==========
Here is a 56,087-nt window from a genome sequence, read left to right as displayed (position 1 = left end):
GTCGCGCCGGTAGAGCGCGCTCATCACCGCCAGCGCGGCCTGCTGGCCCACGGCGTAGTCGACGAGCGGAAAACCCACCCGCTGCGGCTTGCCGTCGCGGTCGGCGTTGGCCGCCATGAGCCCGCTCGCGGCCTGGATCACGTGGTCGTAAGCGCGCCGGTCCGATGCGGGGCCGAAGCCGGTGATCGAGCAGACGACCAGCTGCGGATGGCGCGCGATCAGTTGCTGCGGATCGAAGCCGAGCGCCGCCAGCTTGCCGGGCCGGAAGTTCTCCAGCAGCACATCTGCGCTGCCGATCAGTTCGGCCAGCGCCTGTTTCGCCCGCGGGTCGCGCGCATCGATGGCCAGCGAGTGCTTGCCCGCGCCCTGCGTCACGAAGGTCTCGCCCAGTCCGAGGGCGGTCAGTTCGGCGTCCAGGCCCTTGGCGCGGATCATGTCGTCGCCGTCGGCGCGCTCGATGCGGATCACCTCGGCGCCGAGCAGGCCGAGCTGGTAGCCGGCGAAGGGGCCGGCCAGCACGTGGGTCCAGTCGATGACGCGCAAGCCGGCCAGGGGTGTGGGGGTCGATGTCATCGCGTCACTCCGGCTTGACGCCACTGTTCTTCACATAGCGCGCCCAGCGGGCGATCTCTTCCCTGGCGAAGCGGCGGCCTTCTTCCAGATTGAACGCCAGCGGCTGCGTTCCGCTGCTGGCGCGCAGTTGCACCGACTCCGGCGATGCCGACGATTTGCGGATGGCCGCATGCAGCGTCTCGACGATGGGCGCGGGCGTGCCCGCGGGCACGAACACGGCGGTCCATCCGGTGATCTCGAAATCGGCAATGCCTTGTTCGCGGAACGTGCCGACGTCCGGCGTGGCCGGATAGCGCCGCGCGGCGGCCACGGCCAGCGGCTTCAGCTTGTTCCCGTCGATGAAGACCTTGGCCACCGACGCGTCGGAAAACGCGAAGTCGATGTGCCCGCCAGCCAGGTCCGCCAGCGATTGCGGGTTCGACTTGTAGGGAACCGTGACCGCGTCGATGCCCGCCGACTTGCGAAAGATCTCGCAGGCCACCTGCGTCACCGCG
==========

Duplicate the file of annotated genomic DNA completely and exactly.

Here is a 56,087-nt window from a genome sequence, read left to right as displayed (position 1 = left end):
GTCGCGCCGGTAGAGCGCGCTCATCACCGCCAGCGCGGCCTGCTGGCCCACGGCGTAGTCGACGAGCGGAAAACCCACCCGCTGCGGCTTGCCGTCGCGGTCGGCGTTGGCCGCCATGAGCCCGCTCGCGGCCTGGATCACGTGGTCGTAAGCGCGCCGGTCCGATGCGGGGCCGAAGCCGGTGATCGAGCAGACGACCAGCTGCGGATGGCGCGCGATCAGTTGCTGCGGATCGAAGCCGAGCGCCGCCAGCTTGCCGGGCCGGAAGTTCTCCAGCAGCACATCTGCGCTGCCGATCAGTTCGGCCAGCGCCTGTTTCGCCCGCGGGTCGCGCGCATCGATGGCCAGCGAGTGCTTGCCCGCGCCCTGCGTCACGAAGGTCTCGCCCAGTCCGAGGGCGGTCAGTTCGGCGTCCAGGCCCTTGGCGCGGATCATGTCGTCGCCGTCGGCGCGCTCGATGCGGATCACCTCGGCGCCGAGCAGGCCGAGCTGGTAGCCGGCGAAGGGGCCGGCCAGCACGTGGGTCCAGTCGATGACGCGCAAGCCGGCCAGGGGTGTGGGGGTCGATGTCATCGCGTCACTCCGGCTTGACGCCACTGTTCTTCACATAGCGCGCCCAGCGGGCGATCTCTTCCCTGGCGAAGCGGCGGCCTTCTTCCAGATTGAACGCCAGCGGCTGCGTTCCGCTGCTGGCGCGCAGTTGCACCGACTCCGGCGATGCCGACGATTTGCGGATGGCCGCATGCAGCGTCTCGACGATGGGCGCGGGCGTGCCCGCGGGCACGAACACGGCGGTCCATCCGGTGATCTCGAAATCGGCAATGCCTTGTTCGCGGAACGTGCCGACGTCCGGCGTGGCCGGATAGCGCCGCGCGGCGGCCACGGCCAGCGGCTTCAGCTTGTTCCCGTCGATGAAGACCTTGGCCACCGACGCGTCGGAAAACGCGAAGTCGATGTGCCCGCCAGCCAGGTCCGCCAGCGATTGCGGGTTCGACTTGTAGGGAACCGTGACCGCGTCGATGCCCGCCGACTTGCGAAAGATCTCGCAGGCCACCTGCGTCACCGCG